2. A component according to claim 1, wherein the means for permitting movement of the core with respect to the supports comprises a gap between at least one end of the core and a portion of the receptacle within which the core end is inserted.
3. A component according to claim 1, wherein the means for permitting movement of the core with respect to the supports comprises a semirigid adhesive.
4. A component according to claim 1, wherein the wire is wound about a majority of the core and has a first end electrically connected to the metalized pad of one support and a second end electrically connected to the metalized pad of the other support.
5. A component according to claim 4, comprising a top portion connected to the supports for providing a flattened surface with which the component can be picked up using industry standard component placement equipment.
6. A component according to claim 5, wherein the top portion comprises a generally flat top surface with outer sidewalls extending downward therefrom for covering at least a portion of the wire wound core.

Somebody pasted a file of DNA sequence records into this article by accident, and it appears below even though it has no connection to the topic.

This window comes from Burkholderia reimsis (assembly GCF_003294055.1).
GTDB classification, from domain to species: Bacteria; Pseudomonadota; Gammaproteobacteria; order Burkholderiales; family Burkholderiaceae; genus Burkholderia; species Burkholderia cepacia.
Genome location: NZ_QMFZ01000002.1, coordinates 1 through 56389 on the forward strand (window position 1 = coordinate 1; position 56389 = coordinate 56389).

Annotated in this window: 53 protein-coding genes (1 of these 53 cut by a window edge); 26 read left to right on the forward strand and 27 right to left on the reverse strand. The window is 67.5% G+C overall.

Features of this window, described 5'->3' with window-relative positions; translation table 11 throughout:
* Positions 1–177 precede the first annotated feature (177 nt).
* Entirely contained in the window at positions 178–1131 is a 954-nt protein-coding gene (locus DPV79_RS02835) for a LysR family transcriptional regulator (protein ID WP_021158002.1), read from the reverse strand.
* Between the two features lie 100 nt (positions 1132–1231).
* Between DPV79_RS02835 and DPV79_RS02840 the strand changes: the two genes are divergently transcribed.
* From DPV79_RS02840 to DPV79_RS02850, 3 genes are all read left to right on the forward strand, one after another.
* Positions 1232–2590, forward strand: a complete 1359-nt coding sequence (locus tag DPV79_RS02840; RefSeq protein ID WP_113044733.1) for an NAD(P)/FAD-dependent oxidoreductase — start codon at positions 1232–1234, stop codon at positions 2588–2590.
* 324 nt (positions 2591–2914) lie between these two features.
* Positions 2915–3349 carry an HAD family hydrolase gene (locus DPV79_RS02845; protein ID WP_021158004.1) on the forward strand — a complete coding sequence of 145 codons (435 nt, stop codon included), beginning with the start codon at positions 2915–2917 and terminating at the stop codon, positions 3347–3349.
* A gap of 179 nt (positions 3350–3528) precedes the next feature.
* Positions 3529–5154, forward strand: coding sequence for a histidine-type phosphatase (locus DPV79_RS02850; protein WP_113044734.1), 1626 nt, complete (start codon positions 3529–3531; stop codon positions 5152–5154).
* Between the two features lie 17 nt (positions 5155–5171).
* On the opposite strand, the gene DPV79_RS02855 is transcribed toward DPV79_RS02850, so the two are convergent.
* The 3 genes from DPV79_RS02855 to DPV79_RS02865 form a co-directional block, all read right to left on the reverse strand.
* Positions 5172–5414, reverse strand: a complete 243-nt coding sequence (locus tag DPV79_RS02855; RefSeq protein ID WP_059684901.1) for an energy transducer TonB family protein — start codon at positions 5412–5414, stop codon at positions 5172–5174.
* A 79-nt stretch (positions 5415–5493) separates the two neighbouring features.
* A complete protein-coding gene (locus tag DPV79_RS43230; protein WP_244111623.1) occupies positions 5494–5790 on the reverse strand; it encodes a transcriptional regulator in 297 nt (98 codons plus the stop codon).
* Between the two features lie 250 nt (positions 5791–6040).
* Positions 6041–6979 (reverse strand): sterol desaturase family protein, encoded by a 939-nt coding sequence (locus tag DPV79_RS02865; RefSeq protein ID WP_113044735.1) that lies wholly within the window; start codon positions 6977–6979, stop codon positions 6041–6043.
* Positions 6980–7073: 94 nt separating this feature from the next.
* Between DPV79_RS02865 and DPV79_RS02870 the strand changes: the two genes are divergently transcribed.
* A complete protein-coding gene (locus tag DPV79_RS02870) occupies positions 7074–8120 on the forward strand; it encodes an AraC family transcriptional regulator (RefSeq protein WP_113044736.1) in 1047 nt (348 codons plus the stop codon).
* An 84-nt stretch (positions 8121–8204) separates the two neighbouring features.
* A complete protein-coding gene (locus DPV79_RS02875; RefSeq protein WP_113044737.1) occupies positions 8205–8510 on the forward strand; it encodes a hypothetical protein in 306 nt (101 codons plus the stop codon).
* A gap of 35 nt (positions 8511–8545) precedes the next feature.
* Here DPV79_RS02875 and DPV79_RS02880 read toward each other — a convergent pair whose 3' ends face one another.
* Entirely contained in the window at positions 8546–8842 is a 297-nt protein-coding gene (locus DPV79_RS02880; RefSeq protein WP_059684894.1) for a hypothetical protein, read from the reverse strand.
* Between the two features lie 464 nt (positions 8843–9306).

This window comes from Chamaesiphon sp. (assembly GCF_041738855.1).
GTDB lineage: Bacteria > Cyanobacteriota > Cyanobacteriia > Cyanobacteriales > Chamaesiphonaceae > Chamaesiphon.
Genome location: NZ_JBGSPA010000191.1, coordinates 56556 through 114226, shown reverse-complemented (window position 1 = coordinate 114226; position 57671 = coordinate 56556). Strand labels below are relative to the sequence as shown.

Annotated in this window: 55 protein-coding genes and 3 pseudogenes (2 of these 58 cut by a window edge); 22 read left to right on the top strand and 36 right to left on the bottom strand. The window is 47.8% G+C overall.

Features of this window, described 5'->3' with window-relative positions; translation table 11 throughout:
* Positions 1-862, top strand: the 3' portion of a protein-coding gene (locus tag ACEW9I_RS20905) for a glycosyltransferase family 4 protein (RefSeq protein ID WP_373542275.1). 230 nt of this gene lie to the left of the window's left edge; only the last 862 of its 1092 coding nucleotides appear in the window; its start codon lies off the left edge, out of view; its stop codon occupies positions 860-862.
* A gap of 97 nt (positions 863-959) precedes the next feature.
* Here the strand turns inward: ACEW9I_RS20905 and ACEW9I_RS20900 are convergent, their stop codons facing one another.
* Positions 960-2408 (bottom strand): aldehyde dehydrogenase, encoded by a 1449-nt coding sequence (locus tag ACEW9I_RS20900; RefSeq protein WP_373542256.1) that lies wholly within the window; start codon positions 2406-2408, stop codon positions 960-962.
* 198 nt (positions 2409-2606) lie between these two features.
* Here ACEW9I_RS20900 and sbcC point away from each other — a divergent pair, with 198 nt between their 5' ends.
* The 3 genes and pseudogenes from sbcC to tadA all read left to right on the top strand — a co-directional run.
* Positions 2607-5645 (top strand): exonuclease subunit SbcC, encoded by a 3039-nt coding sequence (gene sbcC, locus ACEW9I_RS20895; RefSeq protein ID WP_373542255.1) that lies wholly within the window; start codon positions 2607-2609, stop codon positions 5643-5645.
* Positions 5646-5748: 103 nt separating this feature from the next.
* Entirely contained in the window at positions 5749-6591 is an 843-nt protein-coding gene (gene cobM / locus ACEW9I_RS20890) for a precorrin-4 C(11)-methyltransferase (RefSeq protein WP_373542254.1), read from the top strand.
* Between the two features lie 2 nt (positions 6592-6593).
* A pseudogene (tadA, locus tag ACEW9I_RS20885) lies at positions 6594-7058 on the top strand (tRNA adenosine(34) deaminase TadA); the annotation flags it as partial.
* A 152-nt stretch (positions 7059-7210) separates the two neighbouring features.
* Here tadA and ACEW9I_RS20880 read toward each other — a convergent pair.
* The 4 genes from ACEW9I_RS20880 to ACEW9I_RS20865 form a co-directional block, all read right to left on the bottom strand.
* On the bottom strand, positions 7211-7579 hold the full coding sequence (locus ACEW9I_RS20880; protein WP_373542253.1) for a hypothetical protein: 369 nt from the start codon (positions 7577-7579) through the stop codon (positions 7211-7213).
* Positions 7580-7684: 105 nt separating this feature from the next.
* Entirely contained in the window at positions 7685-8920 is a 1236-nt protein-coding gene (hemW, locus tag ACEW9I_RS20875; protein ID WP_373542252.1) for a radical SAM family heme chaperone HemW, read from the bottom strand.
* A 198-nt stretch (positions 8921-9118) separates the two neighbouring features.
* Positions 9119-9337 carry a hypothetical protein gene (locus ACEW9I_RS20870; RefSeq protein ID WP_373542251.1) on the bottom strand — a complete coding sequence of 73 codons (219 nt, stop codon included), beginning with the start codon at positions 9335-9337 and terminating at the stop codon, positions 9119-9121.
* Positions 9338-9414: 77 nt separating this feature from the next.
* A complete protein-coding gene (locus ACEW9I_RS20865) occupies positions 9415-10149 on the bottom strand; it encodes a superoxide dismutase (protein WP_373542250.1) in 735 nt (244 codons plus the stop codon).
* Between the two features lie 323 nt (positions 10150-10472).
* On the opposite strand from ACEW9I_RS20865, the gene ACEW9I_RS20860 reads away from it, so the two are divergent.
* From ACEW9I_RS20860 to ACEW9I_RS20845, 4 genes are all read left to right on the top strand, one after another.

7. A component according to claim 4, wherein the core is generally rectangular in shape for assisting the component in maintaining a low profile and for assisting in orientating the supports on the core.
8. A component according to claim 4, wherein the receptacles have an opening through which an end of the core is inserted that is beveled for assisting in inserting an end of the core into the receptacle.
9. A component according to claim 4, wherein the receptacles of the supports are openings passing through a first and second side of the support so that the core may be inserted into the receptacle from either side of the support.
10. A component according to claim 1, wherein the core comprises:
a sleeve within which an insert is disposed, the sleeve having first and second ends with a main section extending therebetween; and
at least one raised portion located about the main section of the sleeve for separating the sleeve into a first portion and a second portion.
11. A component according to claim 10, wherein the first and second ends of the sleeve are capable of being inserted into the receptacles of the supports and each support has at least two metalized pads, the wire of the component further comprising: